May 6, 2013
Dear Members of the Saint Mary’s College Community,
At the National Candidates Reply Date (May 1), the College is well on the way to achieving its fall enrollment target of 775 new undergraduate students, including 600 first year and 175 transfer students. While continuing to make progress in meeting strategic enrollment goals for class diversity, discount rate and net tuition revenue, deposit totals strongly suggest that the academic profile of SMC’s entering student body has taken a significant step forward. Of particular note, commitments from first-year students admitted with Honors at Entrance grew by a remarkable 36%, from last year’s previous high of 110 to 150. In just the past five years, the number of first year students entering with Honors at Entrance has more than doubled and the portion of the class entering with academic honors has grown from 10% to a projected 25% for fall 2013.
The following additional observations arise from the May 6 data:
1) While total first year applicants fell by 7.7% (402) for fall 2013, those admitted with Honors at Entrance grew by 6.8% (64). The portion of first year applicants who were offered admission rose to 69% from last year’s record low of 65%. And while overall yield on admitted first year students (18.1%) was nearly identical to last year (18.0%), yield on students admitted with Honors grew to 14.7% from last year’s 11.5%.
2) The high school GPA of deposited first year students averages 3.64, compared with 3.55 for last year’s entering class and 3.3 five years ago. For fall 2008, 27% of the entering first year class had high school GPAs under 3.0, compared with 0.5% (3 students) for fall 2013.
3) The academic profile of the entering transfer class mirrors last year’s significant rise in academic quality, with 25% qualifying for Honors at Entrance (minimum transfer GPA of 3.5.)
4) Ethnic diversity of the 2013 entering class remains strong, with over 57% describing themselves as Hispanic/Latino, African American, Asian American/Pacific Islanders or Native American. Of note, the portion of fall 2013 first year students describing themself as Asian American/Pacific Islander (24.5%) is nearly identical to the portion describing themselves as Hispanic/Latino (24.8%.) Male students comprise 41% of deposited first year students, marking the second year in row that SMC has achieved this level.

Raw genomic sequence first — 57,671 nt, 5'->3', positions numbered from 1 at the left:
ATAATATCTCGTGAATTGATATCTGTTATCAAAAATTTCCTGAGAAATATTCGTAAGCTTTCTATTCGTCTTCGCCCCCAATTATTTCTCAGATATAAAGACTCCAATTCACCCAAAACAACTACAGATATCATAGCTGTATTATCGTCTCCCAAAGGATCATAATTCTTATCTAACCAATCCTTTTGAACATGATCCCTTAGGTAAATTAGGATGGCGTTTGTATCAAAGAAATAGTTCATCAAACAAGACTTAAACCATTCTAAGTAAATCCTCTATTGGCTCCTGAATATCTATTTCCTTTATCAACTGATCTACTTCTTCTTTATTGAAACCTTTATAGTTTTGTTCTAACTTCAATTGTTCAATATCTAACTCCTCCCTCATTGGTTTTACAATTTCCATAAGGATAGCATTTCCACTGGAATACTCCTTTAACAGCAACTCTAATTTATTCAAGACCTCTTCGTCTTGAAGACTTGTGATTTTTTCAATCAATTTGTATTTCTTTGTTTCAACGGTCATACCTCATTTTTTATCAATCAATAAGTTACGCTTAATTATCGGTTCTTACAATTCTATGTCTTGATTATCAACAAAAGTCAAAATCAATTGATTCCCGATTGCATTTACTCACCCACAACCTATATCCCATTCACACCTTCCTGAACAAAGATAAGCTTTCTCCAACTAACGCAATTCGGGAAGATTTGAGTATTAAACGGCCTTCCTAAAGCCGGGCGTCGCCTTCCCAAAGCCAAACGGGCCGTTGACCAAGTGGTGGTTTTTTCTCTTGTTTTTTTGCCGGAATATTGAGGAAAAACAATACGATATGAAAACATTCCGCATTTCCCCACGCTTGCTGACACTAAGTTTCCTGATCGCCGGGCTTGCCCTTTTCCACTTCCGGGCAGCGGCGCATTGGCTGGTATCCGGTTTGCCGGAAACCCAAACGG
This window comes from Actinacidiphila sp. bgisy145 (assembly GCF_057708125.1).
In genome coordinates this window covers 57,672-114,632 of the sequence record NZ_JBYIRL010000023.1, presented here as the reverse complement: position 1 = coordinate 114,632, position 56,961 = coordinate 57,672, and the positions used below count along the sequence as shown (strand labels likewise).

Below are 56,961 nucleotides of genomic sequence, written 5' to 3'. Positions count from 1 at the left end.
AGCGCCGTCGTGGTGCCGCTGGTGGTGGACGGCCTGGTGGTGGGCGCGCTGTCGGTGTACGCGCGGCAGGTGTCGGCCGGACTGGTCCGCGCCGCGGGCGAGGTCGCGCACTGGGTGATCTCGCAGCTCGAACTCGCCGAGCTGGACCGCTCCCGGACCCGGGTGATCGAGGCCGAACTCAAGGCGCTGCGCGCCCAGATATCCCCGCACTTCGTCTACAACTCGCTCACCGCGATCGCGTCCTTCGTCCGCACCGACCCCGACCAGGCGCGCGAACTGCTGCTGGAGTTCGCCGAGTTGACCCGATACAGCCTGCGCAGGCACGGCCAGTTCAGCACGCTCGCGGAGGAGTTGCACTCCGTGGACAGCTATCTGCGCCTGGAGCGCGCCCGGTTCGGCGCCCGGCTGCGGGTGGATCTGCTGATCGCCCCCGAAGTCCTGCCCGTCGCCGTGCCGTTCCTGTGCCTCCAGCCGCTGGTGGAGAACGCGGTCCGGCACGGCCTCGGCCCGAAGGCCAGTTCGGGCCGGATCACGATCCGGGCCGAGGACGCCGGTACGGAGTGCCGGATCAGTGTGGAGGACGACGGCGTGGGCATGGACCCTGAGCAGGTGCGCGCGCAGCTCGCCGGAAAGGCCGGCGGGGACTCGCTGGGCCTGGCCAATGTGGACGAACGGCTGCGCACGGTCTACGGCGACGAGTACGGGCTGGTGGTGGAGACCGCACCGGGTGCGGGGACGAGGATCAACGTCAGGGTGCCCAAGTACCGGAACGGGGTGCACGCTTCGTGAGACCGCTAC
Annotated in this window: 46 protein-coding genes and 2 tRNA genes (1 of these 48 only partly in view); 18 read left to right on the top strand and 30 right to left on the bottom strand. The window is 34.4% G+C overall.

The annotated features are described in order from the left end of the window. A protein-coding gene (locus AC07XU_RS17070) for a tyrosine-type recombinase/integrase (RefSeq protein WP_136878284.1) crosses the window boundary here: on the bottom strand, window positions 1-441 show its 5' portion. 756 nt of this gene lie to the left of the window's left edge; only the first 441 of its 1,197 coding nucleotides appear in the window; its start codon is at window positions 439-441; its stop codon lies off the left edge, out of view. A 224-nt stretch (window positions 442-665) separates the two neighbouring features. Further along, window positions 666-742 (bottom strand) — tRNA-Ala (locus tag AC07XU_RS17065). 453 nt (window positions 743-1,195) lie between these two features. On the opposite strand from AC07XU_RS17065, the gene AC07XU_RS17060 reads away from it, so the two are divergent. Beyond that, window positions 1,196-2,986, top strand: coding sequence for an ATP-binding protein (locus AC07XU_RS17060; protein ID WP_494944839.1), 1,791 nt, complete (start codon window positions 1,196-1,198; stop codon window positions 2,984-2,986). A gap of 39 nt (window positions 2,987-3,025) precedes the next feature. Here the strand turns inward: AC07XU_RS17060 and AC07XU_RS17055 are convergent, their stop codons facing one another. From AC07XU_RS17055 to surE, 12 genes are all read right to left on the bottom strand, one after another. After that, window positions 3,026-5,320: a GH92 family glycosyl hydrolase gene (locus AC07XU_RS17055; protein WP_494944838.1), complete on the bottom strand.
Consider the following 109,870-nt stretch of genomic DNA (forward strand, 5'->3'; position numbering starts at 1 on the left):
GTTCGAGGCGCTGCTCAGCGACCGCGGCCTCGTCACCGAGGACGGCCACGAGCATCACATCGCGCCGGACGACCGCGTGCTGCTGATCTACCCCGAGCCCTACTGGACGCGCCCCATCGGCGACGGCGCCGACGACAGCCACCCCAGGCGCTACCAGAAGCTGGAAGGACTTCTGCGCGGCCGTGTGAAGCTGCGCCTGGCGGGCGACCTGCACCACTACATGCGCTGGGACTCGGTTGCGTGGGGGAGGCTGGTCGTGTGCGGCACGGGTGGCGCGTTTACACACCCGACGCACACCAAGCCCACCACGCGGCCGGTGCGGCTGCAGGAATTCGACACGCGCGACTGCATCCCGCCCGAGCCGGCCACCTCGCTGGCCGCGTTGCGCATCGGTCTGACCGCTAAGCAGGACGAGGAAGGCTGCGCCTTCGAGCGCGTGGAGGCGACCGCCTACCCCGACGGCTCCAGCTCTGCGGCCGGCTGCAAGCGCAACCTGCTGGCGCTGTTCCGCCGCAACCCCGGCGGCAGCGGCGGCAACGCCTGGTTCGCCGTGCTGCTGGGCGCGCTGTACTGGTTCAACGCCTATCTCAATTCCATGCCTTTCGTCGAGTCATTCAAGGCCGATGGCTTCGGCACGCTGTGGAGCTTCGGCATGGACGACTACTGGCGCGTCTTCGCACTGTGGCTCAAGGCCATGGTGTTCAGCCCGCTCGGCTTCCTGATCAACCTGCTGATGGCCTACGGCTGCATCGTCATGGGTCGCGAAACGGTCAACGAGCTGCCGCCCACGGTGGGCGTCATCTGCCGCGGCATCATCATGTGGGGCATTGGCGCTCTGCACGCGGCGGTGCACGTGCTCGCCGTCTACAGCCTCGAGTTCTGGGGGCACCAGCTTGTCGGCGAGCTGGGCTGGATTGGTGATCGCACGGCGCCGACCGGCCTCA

5) Given typical “summer melt” of 10%, 665 first year student deposits are required to comfortably meet the College’s first year class enrollment goal. With 620 deposits at this point, a couple dozen of the most highly qualified students are currently being offered admission from the waiting list. Depending on variance in melt, a new first year class between 600 and 630 students seems likely at this point.
6) Transfer application and admission totals are similar to early May from the past three years. Yield for fall 2013, however, is higher (41% vs. 39%), resulting in total commitments for the fall transfer class of 121.With typical transfer activity over the next two months, it is likely that even after providing a margin for average transfer summer melt of 12%, SMC will meet its fall 2013 transfer target of 175 sometime in July. At that point, the College will either need to adjust its transfer enrollment goal or close admission for transfers.
7) Over $12.1 million in institutional grant aid has been awarded to new students for fall 2013, averaging $14,612 per student. Similar to last year’s entering class, 24% of deposited first year students are Pell Grant-eligible. Current institutional aid commitments project a new student non-athletic discount rate of approximately 36% for fall 2013, slightly below the College’s budget target of 37%. This result is somewhat surprising given the cut to the Cal Grant maximum.
8) New student average net tuition of $25,277 for fall 2013 is 2.2% higher than last year’s average on the same date ($24,730). Perhaps most striking and distinctive for SMC is that average net tuition revenue is nearly 24% (almost $5, 000 per student) higher than the peak prior to the economic downturn.
It is always the case that a community, not an admissions office or communications and enrollment division, recruits a class. I am particularly grateful on this, the last occasion I will report to the SMC community on new student enrollment, to the many members of our campus community – Christian Brothers, faculty members, Trustees, students, Regents, staff members, alumni and friends of the College – whose contributions of time and talent over the past year have made these enrollment results possible. And I am personally gratified to have played a part in delivering a class whose academic profile reflects the fondest hopes and labors of over three decades of close colleagues.
With thanks and highest regards,
Vice President for College Communications
Vice Provost for Enrollment